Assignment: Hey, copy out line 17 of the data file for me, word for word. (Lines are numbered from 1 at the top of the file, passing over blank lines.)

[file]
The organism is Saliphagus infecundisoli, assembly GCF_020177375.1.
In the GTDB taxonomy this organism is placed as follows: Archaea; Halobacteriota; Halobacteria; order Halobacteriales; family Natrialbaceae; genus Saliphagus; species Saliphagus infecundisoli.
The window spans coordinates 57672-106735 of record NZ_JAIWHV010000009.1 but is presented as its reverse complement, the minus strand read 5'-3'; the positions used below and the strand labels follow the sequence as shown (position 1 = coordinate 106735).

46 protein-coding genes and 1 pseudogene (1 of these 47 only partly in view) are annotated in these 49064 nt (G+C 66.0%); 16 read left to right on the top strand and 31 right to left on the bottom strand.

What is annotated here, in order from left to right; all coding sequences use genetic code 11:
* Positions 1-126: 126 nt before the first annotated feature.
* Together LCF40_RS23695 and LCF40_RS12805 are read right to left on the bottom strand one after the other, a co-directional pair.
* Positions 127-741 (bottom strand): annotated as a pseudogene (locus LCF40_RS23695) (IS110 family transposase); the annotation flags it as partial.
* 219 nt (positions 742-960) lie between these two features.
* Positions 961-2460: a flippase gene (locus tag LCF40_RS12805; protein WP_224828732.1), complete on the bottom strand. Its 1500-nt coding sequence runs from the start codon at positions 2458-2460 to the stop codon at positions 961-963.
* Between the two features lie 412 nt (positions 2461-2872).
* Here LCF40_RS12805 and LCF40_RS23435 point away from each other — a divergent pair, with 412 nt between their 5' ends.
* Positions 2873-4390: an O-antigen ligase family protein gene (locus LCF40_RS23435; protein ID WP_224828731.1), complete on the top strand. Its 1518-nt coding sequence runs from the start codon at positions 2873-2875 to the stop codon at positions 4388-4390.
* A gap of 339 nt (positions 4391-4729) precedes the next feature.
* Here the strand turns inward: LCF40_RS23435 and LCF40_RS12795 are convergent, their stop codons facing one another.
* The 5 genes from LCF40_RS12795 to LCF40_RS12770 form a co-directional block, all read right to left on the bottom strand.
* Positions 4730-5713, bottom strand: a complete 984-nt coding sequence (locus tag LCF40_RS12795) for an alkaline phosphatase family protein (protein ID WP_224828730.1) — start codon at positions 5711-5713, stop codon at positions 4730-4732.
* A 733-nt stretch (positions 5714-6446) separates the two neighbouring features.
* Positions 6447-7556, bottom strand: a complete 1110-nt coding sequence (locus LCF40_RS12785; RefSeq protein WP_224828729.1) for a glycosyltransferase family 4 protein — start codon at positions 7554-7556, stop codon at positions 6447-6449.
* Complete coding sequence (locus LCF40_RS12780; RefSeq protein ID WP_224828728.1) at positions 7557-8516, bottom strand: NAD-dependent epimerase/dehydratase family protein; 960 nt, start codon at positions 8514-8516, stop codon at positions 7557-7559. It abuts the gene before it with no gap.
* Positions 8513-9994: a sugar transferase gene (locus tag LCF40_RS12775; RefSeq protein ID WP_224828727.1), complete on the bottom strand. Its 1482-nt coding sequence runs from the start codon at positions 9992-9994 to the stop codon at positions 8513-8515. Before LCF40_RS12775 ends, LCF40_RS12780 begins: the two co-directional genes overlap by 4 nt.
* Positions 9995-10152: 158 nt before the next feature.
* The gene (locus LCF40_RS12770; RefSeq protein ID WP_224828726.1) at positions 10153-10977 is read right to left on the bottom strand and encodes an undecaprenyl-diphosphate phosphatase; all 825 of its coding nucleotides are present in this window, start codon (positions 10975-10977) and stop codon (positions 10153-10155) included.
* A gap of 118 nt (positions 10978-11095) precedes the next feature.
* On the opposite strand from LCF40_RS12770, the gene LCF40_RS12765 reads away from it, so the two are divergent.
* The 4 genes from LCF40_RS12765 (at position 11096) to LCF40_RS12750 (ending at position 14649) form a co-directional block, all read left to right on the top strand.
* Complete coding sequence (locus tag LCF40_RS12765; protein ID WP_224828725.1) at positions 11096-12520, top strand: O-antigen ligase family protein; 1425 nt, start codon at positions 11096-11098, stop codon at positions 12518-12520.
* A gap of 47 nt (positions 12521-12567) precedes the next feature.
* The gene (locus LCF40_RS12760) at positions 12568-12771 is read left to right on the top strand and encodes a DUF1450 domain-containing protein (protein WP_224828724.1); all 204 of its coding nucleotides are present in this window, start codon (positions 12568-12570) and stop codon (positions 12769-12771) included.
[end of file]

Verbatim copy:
* Positions 4730-5713, bottom strand: a complete 984-nt coding sequence (locus tag LCF40_RS12795) for an alkaline phosphatase family protein (protein ID WP_224828730.1) — start codon at positions 5711-5713, stop codon at positions 4730-4732.